British coach driver charged with manslaughter in France
REIMS, France — The driver of a British coach that crashed in northern France as it was taking schoolchildren home from a skiing trip was indicted Monday for manslaughter, a prosecutor said.
The 47-year-old man, who was driving the coach that crashed in the early hours of Sunday, killing a teacher and injuring 23 passengers, was also charged with inflicting “involuntary injuries,” prosecutor Christian de Rocquigny added.
The driver is “free to return to Britain, but must fulfill certain conditions,” the prosecutor said.
He will have “to inform the judge of any travel outside Britain (and) is forbidden from contacting victims or their relatives,” De Rocquigny said, adding that he is also forbidden from driving in France.
The driver, one of two, told the examining magistrate he could not remember how the accident took place, de Rocquigny said.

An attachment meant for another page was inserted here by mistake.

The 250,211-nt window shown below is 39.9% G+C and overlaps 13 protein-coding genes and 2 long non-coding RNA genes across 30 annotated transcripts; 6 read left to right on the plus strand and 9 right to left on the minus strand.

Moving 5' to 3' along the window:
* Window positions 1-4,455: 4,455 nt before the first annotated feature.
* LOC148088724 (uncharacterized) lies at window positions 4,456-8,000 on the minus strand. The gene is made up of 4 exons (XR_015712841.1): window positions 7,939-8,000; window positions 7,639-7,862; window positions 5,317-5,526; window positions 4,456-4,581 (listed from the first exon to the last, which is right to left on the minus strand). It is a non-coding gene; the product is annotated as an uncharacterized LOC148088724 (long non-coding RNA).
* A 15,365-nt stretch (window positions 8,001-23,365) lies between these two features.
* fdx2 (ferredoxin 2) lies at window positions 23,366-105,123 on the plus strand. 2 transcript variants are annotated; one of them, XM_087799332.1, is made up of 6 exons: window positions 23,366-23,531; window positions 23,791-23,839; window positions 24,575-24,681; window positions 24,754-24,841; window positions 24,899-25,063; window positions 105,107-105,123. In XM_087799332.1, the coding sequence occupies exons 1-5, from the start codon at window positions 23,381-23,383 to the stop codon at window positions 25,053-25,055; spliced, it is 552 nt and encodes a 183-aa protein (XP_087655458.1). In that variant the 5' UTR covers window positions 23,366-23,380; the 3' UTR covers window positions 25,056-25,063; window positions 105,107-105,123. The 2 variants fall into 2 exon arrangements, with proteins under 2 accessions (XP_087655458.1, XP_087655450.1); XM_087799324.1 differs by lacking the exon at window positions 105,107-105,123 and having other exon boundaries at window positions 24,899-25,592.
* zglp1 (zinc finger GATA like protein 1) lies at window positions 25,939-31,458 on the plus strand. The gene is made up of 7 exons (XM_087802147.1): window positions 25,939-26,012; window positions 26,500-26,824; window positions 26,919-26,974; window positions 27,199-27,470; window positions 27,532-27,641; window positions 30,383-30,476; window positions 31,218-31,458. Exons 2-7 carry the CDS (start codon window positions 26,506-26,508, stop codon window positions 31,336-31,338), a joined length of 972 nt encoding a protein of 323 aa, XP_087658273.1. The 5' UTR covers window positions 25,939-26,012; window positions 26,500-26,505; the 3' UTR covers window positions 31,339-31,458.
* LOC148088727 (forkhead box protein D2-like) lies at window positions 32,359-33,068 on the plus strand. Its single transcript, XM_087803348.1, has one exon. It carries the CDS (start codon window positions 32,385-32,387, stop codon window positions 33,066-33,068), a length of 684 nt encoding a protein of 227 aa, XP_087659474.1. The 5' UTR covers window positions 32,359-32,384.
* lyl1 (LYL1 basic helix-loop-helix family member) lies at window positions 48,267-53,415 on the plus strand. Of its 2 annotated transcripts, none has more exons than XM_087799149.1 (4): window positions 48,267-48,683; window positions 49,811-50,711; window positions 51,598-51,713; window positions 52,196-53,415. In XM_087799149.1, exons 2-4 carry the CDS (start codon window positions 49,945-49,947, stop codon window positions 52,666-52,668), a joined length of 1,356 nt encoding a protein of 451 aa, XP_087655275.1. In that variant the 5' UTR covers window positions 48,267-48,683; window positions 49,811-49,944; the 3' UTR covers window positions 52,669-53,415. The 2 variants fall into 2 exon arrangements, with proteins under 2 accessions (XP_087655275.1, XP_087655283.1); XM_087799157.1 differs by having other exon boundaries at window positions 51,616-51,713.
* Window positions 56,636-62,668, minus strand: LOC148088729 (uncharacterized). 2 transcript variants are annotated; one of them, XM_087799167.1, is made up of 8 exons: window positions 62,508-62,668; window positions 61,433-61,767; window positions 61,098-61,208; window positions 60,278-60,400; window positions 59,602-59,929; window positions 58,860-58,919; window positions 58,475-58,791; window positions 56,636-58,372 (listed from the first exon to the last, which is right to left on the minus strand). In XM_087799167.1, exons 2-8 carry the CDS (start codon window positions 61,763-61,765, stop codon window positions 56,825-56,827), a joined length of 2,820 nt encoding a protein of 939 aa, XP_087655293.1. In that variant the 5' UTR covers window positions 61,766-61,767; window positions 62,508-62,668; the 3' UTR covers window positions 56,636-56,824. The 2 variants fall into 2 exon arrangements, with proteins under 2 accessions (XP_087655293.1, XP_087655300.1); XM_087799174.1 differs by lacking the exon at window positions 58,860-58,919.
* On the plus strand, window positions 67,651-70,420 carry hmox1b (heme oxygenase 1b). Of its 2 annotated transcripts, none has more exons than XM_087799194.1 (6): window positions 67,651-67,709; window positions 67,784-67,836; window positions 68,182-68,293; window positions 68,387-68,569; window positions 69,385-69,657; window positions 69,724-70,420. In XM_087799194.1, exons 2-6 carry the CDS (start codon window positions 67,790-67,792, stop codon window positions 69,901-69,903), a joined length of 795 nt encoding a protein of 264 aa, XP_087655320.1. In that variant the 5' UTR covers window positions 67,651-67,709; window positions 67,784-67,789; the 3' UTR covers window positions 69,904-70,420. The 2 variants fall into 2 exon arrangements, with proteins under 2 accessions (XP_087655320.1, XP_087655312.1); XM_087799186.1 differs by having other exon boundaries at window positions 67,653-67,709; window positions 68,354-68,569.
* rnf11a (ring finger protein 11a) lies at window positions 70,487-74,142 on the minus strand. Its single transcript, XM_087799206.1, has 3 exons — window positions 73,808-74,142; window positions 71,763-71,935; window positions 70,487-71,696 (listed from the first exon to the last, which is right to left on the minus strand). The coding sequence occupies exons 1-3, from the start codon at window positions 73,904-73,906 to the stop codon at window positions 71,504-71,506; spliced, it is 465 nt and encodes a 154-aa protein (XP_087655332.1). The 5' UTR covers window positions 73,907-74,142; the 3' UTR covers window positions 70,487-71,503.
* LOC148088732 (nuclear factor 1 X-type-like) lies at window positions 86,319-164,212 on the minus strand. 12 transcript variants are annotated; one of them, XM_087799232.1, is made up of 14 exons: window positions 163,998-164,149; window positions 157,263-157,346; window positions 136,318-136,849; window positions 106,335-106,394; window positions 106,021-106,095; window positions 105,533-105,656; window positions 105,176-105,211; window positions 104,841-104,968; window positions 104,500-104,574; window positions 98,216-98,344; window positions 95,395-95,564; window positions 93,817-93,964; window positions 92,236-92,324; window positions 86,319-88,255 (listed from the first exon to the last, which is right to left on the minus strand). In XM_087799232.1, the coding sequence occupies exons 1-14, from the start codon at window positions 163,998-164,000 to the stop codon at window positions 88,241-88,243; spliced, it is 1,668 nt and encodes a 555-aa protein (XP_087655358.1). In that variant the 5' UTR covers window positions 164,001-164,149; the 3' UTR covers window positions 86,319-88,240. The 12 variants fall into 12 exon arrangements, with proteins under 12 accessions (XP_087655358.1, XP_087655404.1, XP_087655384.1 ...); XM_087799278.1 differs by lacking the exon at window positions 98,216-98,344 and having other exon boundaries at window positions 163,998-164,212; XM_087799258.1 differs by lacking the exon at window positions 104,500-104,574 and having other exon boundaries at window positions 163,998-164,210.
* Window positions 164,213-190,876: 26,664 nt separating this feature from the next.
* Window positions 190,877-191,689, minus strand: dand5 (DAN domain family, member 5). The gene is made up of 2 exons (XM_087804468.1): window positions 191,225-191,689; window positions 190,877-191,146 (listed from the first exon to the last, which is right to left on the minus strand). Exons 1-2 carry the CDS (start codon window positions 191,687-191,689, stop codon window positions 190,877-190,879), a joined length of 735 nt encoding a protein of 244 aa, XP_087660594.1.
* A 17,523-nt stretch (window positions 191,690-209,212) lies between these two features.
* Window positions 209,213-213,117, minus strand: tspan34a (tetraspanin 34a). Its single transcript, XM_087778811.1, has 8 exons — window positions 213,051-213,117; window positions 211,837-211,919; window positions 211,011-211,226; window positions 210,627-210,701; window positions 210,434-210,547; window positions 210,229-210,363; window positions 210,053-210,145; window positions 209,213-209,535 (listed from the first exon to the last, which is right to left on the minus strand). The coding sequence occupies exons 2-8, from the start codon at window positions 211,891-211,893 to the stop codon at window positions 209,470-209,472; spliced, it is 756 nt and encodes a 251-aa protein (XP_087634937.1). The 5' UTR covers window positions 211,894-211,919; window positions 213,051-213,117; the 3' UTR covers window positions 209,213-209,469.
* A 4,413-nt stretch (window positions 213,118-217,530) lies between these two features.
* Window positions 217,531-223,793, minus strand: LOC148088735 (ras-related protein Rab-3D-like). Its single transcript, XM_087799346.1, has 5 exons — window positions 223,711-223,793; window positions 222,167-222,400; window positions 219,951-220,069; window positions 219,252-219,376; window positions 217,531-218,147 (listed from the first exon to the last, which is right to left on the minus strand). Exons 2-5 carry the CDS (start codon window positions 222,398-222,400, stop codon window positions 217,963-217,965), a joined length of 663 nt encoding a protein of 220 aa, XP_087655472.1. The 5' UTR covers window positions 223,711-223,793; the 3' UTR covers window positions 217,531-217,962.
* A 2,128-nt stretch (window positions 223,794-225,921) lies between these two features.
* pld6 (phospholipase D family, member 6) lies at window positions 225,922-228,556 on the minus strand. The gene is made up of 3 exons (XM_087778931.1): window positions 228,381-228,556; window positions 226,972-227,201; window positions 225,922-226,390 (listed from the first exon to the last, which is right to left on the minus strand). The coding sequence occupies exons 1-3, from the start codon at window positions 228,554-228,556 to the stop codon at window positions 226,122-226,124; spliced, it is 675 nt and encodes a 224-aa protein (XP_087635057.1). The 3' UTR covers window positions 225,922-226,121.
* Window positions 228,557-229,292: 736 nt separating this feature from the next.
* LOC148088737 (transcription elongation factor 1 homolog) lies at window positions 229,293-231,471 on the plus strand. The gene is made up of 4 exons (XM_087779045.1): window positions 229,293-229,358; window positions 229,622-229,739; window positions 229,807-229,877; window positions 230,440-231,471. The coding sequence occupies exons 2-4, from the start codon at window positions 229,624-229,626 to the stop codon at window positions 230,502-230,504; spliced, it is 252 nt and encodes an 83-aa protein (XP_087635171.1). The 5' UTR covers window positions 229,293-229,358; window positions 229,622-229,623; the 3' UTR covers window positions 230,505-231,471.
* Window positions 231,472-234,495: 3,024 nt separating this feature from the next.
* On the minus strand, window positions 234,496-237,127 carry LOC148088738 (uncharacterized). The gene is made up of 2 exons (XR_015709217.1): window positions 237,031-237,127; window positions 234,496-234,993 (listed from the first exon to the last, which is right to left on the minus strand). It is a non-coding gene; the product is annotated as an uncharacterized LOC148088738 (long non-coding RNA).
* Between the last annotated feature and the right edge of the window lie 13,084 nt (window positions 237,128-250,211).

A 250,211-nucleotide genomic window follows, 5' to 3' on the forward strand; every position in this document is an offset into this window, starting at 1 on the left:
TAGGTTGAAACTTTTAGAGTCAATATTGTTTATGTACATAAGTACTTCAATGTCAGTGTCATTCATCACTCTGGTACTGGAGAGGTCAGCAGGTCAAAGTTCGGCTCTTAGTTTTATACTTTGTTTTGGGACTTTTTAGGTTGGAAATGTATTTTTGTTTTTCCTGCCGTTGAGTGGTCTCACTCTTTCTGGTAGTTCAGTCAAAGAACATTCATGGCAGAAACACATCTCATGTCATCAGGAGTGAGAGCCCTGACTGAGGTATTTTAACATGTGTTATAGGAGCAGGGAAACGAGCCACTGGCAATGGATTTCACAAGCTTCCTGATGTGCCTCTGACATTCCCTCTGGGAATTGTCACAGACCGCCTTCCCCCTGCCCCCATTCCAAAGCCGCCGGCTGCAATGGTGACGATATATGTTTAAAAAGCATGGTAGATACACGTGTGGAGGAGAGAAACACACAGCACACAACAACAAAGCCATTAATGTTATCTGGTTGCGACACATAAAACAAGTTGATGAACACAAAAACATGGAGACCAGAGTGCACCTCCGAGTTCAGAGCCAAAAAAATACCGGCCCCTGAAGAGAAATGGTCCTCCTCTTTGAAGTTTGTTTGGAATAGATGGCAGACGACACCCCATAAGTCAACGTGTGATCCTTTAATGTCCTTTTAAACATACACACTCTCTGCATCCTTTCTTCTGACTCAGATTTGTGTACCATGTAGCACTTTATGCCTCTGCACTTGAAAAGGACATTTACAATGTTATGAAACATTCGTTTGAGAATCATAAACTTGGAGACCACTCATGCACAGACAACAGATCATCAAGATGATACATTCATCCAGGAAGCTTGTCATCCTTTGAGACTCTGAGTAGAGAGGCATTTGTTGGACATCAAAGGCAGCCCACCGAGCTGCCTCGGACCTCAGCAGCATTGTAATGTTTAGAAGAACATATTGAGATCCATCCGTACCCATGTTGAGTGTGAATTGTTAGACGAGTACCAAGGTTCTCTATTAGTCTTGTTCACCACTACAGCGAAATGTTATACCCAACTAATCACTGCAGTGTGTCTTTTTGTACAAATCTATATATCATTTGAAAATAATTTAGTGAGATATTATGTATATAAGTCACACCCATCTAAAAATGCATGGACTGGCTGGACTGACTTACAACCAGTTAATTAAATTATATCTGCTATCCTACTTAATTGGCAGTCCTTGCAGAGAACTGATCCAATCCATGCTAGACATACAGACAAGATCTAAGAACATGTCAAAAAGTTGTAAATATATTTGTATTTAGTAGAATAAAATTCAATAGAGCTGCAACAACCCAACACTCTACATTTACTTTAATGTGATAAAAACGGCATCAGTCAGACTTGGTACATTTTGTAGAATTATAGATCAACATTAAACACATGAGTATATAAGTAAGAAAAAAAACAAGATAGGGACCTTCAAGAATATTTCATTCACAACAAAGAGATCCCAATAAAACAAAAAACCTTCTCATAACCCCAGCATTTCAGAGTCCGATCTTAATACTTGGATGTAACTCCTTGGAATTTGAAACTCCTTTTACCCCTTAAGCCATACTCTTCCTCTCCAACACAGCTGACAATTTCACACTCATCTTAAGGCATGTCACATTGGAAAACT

The driver may have fallen asleep at the wheel, sending the coach veering off a motorway and into a ditch as the British school party was returning from a skiing trip in Italy.
“Witnesses driving close to the coach saw the vehicle swerving steadily towards the ditch, and the speedometer shows unjustifiably high speeds in the nine minutes before the accident,” de Rocquigny told AFP.
The driver has denied falling asleep, but has acknowledged that he may have “dozed off,” the prosecutor added.
The coach was carrying 29 children from a school in Alvechurch, just south of Birmingham, and 20 adults including teachers, ski instructors and the two drivers.
Teacher Peter Rippington, 59, was killed in the crash, and six people, including a 13-year-old girl, were seriously hurt.
The teenager has been transferred from Reims to a Paris hospital where she remains in critical condition, the prosecutor’s office said.
About a dozen other people were still in hospital on Monday, while the others have returned home.